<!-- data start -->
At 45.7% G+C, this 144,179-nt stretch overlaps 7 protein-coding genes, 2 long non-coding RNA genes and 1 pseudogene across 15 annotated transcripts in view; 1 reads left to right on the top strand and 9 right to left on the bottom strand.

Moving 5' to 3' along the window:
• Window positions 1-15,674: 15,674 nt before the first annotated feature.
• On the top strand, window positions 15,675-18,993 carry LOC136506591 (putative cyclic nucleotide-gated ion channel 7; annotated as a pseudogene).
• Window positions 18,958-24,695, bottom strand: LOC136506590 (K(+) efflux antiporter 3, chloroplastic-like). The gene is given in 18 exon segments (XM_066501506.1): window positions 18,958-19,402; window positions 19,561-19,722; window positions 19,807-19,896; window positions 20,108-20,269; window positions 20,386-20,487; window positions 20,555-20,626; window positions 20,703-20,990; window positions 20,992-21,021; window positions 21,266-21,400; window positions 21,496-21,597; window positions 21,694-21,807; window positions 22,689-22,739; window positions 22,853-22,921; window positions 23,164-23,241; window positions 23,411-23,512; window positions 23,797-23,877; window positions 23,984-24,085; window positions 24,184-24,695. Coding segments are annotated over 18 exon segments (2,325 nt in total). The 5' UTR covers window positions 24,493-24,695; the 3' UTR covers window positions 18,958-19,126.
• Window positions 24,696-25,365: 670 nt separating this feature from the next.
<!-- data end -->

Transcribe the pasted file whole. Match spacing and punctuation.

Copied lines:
At 45.7% G+C, this 144,179-nt stretch overlaps 7 protein-coding genes, 2 long non-coding RNA genes and 1 pseudogene across 15 annotated transcripts in view; 1 reads left to right on the top strand and 9 right to left on the bottom strand.

Moving 5' to 3' along the window:
• Window positions 1-15,674: 15,674 nt before the first annotated feature.
• On the top strand, window positions 15,675-18,993 carry LOC136506591 (putative cyclic nucleotide-gated ion channel 7; annotated as a pseudogene).
• Window positions 18,958-24,695, bottom strand: LOC136506590 (K(+) efflux antiporter 3, chloroplastic-like). The gene is given in 18 exon segments (XM_066501506.1): window positions 18,958-19,402; window positions 19,561-19,722; window positions 19,807-19,896; window positions 20,108-20,269; window positions 20,386-20,487; window positions 20,555-20,626; window positions 20,703-20,990; window positions 20,992-21,021; window positions 21,266-21,400; window positions 21,496-21,597; window positions 21,694-21,807; window positions 22,689-22,739; window positions 22,853-22,921; window positions 23,164-23,241; window positions 23,411-23,512; window positions 23,797-23,877; window positions 23,984-24,085; window positions 24,184-24,695. Coding segments are annotated over 18 exon segments (2,325 nt in total). The 5' UTR covers window positions 24,493-24,695; the 3' UTR covers window positions 18,958-19,126.
• Window positions 24,696-25,365: 670 nt separating this feature from the next.